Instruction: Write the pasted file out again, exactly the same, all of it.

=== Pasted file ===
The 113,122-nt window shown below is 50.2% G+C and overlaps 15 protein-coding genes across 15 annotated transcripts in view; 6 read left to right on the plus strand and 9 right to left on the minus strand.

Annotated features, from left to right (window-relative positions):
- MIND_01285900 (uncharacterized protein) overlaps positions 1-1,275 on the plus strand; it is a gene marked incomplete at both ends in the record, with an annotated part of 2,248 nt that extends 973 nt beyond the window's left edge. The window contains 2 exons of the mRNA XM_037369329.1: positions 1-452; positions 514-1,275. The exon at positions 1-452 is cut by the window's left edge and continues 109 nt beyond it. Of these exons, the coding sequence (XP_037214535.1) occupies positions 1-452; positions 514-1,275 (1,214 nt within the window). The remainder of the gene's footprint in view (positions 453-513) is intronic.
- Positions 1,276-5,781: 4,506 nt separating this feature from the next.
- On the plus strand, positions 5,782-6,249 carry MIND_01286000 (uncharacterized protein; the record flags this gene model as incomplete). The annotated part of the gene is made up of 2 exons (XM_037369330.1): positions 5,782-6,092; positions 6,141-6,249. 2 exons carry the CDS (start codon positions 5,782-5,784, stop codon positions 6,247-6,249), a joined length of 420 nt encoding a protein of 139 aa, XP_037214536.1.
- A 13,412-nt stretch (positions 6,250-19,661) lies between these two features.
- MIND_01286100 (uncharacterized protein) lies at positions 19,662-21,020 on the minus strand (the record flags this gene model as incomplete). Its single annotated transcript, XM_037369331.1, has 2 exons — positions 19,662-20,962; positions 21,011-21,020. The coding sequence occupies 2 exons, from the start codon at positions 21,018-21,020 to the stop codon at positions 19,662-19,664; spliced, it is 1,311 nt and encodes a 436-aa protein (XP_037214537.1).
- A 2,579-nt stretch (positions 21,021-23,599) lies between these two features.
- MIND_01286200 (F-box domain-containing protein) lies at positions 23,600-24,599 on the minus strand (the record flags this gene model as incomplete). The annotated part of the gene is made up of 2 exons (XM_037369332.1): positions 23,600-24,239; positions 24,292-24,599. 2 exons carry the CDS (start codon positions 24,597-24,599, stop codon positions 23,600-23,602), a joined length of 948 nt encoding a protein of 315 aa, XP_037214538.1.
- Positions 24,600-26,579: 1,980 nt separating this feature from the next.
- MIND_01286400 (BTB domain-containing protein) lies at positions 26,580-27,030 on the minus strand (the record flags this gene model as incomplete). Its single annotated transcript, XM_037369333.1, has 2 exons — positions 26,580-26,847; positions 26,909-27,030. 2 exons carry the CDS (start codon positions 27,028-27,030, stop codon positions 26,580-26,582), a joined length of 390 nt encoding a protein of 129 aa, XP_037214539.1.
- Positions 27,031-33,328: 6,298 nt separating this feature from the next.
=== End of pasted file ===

The 113,122-nt window shown below is 50.2% G+C and overlaps 15 protein-coding genes across 15 annotated transcripts in view; 6 read left to right on the plus strand and 9 right to left on the minus strand.

Annotated features, from left to right (window-relative positions):
- MIND_01285900 (uncharacterized protein) overlaps positions 1-1,275 on the plus strand; it is a gene marked incomplete at both ends in the record, with an annotated part of 2,248 nt that extends 973 nt beyond the window's left edge. The window contains 2 exons of the mRNA XM_037369329.1: positions 1-452; positions 514-1,275. The exon at positions 1-452 is cut by the window's left edge and continues 109 nt beyond it. Of these exons, the coding sequence (XP_037214535.1) occupies positions 1-452; positions 514-1,275 (1,214 nt within the window). The remainder of the gene's footprint in view (positions 453-513) is intronic.
- Positions 1,276-5,781: 4,506 nt separating this feature from the next.
- On the plus strand, positions 5,782-6,249 carry MIND_01286000 (uncharacterized protein; the record flags this gene model as incomplete). The annotated part of the gene is made up of 2 exons (XM_037369330.1): positions 5,782-6,092; positions 6,141-6,249. 2 exons carry the CDS (start codon positions 5,782-5,784, stop codon positions 6,247-6,249), a joined length of 420 nt encoding a protein of 139 aa, XP_037214536.1.
- A 13,412-nt stretch (positions 6,250-19,661) lies between these two features.
- MIND_01286100 (uncharacterized protein) lies at positions 19,662-21,020 on the minus strand (the record flags this gene model as incomplete). Its single annotated transcript, XM_037369331.1, has 2 exons — positions 19,662-20,962; positions 21,011-21,020. The coding sequence occupies 2 exons, from the start codon at positions 21,018-21,020 to the stop codon at positions 19,662-19,664; spliced, it is 1,311 nt and encodes a 436-aa protein (XP_037214537.1).
- A 2,579-nt stretch (positions 21,021-23,599) lies between these two features.
- MIND_01286200 (F-box domain-containing protein) lies at positions 23,600-24,599 on the minus strand (the record flags this gene model as incomplete). The annotated part of the gene is made up of 2 exons (XM_037369332.1): positions 23,600-24,239; positions 24,292-24,599. 2 exons carry the CDS (start codon positions 24,597-24,599, stop codon positions 23,600-23,602), a joined length of 948 nt encoding a protein of 315 aa, XP_037214538.1.
- Positions 24,600-26,579: 1,980 nt separating this feature from the next.
- MIND_01286400 (BTB domain-containing protein) lies at positions 26,580-27,030 on the minus strand (the record flags this gene model as incomplete). Its single annotated transcript, XM_037369333.1, has 2 exons — positions 26,580-26,847; positions 26,909-27,030. 2 exons carry the CDS (start codon positions 27,028-27,030, stop codon positions 26,580-26,582), a joined length of 390 nt encoding a protein of 129 aa, XP_037214539.1.
- Positions 27,031-33,328: 6,298 nt separating this feature from the next.